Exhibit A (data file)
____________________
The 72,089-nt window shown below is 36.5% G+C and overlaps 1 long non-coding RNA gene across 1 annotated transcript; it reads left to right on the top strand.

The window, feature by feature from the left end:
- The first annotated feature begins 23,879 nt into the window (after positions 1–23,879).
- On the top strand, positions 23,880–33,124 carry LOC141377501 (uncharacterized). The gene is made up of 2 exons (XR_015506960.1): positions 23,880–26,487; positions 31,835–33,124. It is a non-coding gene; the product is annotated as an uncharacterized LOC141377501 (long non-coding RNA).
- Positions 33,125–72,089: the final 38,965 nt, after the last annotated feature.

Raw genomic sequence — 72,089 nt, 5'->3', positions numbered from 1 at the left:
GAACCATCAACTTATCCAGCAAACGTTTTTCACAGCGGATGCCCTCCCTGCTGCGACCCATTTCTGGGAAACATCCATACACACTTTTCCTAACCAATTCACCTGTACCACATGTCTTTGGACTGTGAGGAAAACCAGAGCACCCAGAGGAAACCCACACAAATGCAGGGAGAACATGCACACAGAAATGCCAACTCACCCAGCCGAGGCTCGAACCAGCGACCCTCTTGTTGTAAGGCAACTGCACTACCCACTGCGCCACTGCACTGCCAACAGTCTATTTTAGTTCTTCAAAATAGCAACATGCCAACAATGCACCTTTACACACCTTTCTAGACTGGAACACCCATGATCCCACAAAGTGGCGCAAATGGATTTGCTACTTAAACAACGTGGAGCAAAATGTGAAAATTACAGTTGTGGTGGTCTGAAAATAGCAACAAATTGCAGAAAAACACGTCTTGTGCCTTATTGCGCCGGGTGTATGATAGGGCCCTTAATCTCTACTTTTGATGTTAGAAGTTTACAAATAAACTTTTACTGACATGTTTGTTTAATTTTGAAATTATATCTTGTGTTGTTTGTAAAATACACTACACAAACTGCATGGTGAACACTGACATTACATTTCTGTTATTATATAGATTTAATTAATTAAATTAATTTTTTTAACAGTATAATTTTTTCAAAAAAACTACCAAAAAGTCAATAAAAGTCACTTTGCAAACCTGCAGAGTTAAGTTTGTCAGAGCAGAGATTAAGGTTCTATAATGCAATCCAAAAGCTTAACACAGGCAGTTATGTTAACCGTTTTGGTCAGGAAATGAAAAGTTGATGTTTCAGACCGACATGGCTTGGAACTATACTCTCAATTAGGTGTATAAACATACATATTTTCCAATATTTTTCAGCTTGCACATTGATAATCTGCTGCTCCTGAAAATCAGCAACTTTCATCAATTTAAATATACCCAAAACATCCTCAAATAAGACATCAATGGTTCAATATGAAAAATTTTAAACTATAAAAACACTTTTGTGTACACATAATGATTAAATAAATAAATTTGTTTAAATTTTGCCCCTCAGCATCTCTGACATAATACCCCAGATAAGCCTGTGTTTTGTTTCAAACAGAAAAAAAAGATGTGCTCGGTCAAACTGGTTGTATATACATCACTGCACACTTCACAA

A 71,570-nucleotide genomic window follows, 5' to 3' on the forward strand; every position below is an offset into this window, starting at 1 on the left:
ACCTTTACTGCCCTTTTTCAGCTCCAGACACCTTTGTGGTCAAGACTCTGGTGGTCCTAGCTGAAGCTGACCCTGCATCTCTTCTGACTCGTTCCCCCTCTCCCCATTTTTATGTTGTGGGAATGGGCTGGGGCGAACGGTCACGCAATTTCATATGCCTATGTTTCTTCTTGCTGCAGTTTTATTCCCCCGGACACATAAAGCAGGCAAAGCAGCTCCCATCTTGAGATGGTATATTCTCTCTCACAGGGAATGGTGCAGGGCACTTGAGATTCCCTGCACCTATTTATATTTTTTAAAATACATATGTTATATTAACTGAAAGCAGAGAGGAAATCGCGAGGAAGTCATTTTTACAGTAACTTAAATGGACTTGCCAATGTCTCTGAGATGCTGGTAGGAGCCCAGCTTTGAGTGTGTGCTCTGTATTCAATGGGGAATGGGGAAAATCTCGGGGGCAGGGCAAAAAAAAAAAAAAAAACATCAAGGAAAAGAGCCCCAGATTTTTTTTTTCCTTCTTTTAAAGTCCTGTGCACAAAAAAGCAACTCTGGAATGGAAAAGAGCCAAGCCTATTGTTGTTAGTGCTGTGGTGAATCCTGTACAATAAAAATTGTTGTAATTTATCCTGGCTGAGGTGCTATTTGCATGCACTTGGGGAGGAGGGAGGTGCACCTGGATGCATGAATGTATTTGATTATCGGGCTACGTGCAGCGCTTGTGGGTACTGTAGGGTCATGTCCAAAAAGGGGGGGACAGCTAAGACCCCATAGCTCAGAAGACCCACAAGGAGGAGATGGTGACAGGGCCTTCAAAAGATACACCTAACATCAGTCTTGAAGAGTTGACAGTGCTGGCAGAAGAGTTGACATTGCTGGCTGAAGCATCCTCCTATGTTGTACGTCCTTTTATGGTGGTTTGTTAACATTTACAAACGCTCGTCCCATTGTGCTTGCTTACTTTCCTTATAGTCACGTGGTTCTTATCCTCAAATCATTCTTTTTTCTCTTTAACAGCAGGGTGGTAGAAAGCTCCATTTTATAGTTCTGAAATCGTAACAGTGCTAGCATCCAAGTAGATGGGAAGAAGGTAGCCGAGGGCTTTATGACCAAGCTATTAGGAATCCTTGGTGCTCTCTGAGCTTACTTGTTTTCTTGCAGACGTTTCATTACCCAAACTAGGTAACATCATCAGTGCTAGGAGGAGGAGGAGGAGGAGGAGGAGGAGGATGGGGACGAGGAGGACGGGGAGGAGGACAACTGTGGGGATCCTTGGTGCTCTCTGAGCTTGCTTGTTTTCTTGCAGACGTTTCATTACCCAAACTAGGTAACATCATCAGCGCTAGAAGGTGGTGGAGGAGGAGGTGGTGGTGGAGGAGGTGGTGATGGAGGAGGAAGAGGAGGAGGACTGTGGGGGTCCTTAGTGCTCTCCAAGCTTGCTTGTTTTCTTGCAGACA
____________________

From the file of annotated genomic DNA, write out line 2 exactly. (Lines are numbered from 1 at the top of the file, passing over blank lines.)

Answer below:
The window, feature by feature from the left end: